Extensor Tendonitis is the inflammation of the tendons of the muscles that extend the foot. These muscles are found at the top of the foot.
The extensor muscles are very important in helping us walk and because of the work they do, they can become irritated and inflamed. They are also prone to injuries because they do not have enough protection.
What Causes It?
- Calf tightness. The calf muscles are responsible for raising the heel off the floor and pointing the toes towards the ground. For us to walk, the calf lifts the heel off the floor and when the heel touches the floor, the extensors lift the toes off. When the calf muscles are tight and cannot lift the heel off the floor, there is a lot of work and strain on the extensor tendons which can lead to inflammation.
- Standing for long periods of time.
- Wearing the wrong shoes.
- Wearing tight shoes. A tight shoe rubs against the extensor muscles, causing friction and possible inflammation.
- Foot deformities like a flat foot. A collapsed or high foot arch can overstretch the extensor muscles.
- Foot trauma.
- Pain at the top of the foot
- Difficulty walking
How Is It Diagnosed?
The extensor tendons raise the top of your foot and make it possible to point your toes to the ceiling. If raising your toes and pointing them towards you causes pain at the top of your foot, you possibly have extensor tendonitis and should see your doctor.
When you see a doctor, an X-ray, CT scan or MRI is usually advised to rule out other conditions that may mimic the signs of extensor tendonitis. A CT scan and MRI will show the severity of the injury while an X-ray will rule out fractures or dislocations that may have happened at the foot or ankle.
Rest is recommended for this type of injury. Since the extensor tendons have a lot of work to do while we walk, you’ll need to rest your feet for as long as your doctor and physiotherapist suggest.
Crutches or a foot brace may be recommended to allow healing.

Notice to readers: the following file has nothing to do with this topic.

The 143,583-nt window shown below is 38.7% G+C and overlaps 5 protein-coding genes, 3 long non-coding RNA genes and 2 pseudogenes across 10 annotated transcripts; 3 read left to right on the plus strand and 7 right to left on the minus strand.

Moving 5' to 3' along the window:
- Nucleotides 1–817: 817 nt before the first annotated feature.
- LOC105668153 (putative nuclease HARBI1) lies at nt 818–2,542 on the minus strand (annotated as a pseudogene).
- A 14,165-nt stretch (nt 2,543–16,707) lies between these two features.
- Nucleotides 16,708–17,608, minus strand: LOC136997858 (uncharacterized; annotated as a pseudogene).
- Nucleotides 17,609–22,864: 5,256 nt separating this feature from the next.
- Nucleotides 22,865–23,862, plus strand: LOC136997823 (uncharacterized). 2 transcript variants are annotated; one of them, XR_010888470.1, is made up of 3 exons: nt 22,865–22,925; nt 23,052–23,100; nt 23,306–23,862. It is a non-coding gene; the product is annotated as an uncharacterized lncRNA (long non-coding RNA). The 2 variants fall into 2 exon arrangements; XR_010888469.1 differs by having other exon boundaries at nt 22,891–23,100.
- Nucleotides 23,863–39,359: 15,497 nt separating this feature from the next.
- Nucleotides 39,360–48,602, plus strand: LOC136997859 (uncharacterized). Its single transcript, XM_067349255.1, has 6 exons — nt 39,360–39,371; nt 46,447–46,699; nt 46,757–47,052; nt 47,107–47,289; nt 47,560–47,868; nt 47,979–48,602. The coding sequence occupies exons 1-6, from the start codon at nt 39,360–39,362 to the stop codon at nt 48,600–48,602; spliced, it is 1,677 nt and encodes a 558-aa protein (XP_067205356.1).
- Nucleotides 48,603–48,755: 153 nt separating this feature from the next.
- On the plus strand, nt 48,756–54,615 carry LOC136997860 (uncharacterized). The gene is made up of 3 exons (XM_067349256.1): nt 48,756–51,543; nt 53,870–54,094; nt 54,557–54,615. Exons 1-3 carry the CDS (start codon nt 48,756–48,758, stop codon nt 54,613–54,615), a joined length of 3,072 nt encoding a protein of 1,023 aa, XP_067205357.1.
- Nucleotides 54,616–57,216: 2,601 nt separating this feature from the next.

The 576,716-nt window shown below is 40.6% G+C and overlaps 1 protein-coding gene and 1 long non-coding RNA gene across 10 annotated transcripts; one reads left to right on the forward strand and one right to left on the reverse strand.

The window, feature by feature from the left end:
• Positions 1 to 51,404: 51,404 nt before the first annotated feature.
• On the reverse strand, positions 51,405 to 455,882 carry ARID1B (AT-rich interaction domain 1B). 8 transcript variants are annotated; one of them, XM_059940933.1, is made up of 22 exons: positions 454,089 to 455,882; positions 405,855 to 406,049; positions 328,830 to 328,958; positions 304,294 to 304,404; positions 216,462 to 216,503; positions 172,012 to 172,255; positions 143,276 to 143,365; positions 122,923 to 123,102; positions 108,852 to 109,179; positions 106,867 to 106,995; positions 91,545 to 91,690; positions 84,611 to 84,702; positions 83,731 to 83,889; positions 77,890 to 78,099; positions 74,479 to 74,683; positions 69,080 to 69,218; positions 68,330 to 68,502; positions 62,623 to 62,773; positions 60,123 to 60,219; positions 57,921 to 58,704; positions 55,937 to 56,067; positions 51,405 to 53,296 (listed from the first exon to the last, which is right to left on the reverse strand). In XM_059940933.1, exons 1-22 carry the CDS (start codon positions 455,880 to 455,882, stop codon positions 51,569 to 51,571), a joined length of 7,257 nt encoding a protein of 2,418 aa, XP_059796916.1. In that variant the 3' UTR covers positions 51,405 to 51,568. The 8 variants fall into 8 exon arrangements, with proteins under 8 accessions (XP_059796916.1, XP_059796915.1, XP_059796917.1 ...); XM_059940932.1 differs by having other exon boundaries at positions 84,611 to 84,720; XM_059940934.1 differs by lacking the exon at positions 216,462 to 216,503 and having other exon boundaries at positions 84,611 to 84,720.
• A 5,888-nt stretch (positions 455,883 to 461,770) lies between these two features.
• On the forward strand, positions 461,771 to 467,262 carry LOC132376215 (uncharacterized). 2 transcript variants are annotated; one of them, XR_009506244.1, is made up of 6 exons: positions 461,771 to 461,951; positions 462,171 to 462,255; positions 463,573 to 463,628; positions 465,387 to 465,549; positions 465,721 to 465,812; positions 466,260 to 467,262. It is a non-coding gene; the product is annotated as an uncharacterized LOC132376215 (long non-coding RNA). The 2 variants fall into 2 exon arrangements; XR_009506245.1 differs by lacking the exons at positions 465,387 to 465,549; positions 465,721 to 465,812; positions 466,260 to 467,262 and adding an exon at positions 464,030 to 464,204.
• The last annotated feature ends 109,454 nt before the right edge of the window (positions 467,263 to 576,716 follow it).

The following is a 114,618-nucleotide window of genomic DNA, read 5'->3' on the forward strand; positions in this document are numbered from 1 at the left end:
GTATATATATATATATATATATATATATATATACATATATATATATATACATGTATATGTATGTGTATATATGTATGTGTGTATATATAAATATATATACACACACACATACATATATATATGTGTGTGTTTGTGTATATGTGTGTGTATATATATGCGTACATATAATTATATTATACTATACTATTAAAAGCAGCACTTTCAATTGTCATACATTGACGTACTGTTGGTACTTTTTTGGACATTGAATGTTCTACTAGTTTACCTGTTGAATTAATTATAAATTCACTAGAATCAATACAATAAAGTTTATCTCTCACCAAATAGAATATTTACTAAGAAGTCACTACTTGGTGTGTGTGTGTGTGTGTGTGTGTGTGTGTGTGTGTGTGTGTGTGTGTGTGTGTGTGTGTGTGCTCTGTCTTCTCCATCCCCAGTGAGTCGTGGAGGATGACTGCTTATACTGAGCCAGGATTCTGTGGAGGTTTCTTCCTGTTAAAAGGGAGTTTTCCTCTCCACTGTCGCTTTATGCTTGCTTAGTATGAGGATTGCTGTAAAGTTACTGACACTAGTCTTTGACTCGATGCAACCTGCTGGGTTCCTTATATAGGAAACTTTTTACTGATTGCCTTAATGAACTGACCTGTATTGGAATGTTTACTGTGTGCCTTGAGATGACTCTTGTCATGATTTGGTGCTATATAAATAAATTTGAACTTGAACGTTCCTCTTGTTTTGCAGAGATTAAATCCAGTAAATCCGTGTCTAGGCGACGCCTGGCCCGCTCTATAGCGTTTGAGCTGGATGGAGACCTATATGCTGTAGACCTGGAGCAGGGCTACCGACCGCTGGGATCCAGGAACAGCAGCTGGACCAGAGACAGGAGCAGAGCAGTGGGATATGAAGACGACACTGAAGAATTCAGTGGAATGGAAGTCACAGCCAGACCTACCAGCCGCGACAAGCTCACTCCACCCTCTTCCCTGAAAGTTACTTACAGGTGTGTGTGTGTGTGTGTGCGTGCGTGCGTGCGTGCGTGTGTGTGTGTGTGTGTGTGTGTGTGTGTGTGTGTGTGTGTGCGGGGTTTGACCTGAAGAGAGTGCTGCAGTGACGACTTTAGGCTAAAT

Ice can be applied on the foot to reduce swelling. This can be done by placing the affected foot in a bowl of ice and water or place an ice pack on the top of the foot for 15 minutes. Ice can be applied every four hours.
Compression can help reduce swelling by wrapping an elastic bandage around the foot.
This reduces swelling. It is normally advised that the affected foot should be elevated and raised above the heart level. So when sitting, your foot can be placed on a stool or chair and when lying, pillows can be used to prop up the swollen foot.
Non-steroidal anti-inflammatory drugs are prescribed for this type of injury to relieve pain and reduce swelling. Some of these medications are ibuprofen, diclofenac, and naproxen. Ointments with the same components are usually applied directly on the injured foot to help relieve pain.
Physiotherapy is the major part of rehabilitation and the goal is to get your foot to how it was before the injury happened and to make sure the injury does not happen again.
A physiotherapist will assess your foot and then discuss the goals you will like and point you to other parts of the body like a tight calf that may contribute to a re-injury in the future. Some of these goals will be to:
- Relieve pain by using electrical or thermal modalities
- Reduce swelling through the use of ice, exercises or positioning
- Stretch out any tight muscles
- Strengthen weak muscles
- Ensure you are well educated on the proper shoes to wear
- Retrain your walking pattern so that you do not walk funny after getting better
Follow up with the physiotherapist is highly necessary to ensure that healing is going well and to upgrade exercises if need be as the healing continues.
Exercises might be prescribed by the physiotherapist. Some of these include:
Since a tight calf muscle is one of the causes, the calf needs to be stretched so that it does not affect the extensor tendons.
- Stand facing a wall
- Place the affected leg behind you and the unaffected one in front of you
- Place your palms on the wall as if you want to push the wall
- You will feel a stretch in the calf muscles of the leg placed behind you.
Foot Extensor Stretches
This exercise can also be called a toe curl
- Bend your toes towards the back of your feet to stretch the extensor muscles
- Hold for five to ten seconds and release
Foot Extensor Strengthening Exercises
- Place your affected foot on a towel or cloth
- Use your toes to pull the towel towards you
- This can be repeated 5 times
- Use your toes to pick a pencil from the floor and move it from one point to another
Depending on how early treatment commences and when the necessary footwear and lifestyle modification begins, extensor tendonitis may take at least three days to six weeks for the injury to heal completely.
- Wear the right shoes
- Loosen out your laces when you tie them to do any form of sporting activity
- Warm-up before doing any sporting activity to prepare your muscles for the work they are about to do
- Do not forget to stretch especially after being in a position like standing for a long period of time
- Listen to your body. Do not over train yourself because you are eager to get results. Take your time.
- Strengthen the muscles in your legs
- Get insoles that can provide support to the foot in your shoes
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